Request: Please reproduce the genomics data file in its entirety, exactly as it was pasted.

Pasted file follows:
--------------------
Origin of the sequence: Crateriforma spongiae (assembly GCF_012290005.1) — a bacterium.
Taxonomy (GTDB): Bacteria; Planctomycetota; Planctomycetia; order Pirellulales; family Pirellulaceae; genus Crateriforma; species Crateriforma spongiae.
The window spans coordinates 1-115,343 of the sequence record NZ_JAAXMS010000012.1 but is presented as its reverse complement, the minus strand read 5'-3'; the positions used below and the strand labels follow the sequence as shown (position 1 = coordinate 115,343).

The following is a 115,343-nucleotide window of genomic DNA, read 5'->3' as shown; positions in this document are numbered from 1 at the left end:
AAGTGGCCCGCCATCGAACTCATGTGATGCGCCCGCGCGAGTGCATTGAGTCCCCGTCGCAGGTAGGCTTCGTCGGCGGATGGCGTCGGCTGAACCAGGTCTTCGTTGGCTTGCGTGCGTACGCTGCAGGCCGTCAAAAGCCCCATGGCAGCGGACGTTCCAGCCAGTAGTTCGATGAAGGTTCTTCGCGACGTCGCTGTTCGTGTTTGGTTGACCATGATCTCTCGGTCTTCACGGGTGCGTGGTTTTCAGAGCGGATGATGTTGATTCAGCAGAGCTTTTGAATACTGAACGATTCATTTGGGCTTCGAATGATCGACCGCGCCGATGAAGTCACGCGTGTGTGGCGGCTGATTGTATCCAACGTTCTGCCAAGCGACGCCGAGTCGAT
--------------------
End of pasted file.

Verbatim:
Origin of the sequence: Crateriforma spongiae (assembly GCF_012290005.1) — a bacterium.
Taxonomy (GTDB): Bacteria; Planctomycetota; Planctomycetia; order Pirellulales; family Pirellulaceae; genus Crateriforma; species Crateriforma spongiae.
The window spans coordinates 1-115,343 of the sequence record NZ_JAAXMS010000012.1 but is presented as its reverse complement, the minus strand read 5'-3'; the positions used below and the strand labels follow the sequence as shown (position 1 = coordinate 115,343).

The following is a 115,343-nucleotide window of genomic DNA, read 5'->3' as shown; positions in this document are numbered from 1 at the left end:
AAGTGGCCCGCCATCGAACTCATGTGATGCGCCCGCGCGAGTGCATTGAGTCCCCGTCGCAGGTAGGCTTCGTCGGCGGATGGCGTCGGCTGAACCAGGTCTTCGTTGGCTTGCGTGCGTACGCTGCAGGCCGTCAAAAGCCCCATGGCAGCGGACGTTCCAGCCAGTAGTTCGATGAAGGTTCTTCGCGACGTCGCTGTTCGTGTTTGGTTGACCATGATCTCTCGGTCTTCACGGGTGCGTGGTTTTCAGAGCGGATGATGTTGATTCAGCAGAGCTTTTGAATACTGAACGATTCATTTGGGCTTCGAATGATCGACCGCGCCGATGAAGTCACGCGTGTGTGGCGGCTGATTGTATCCAACGTTCTGCCAAGCGACGCCGAGTCGAT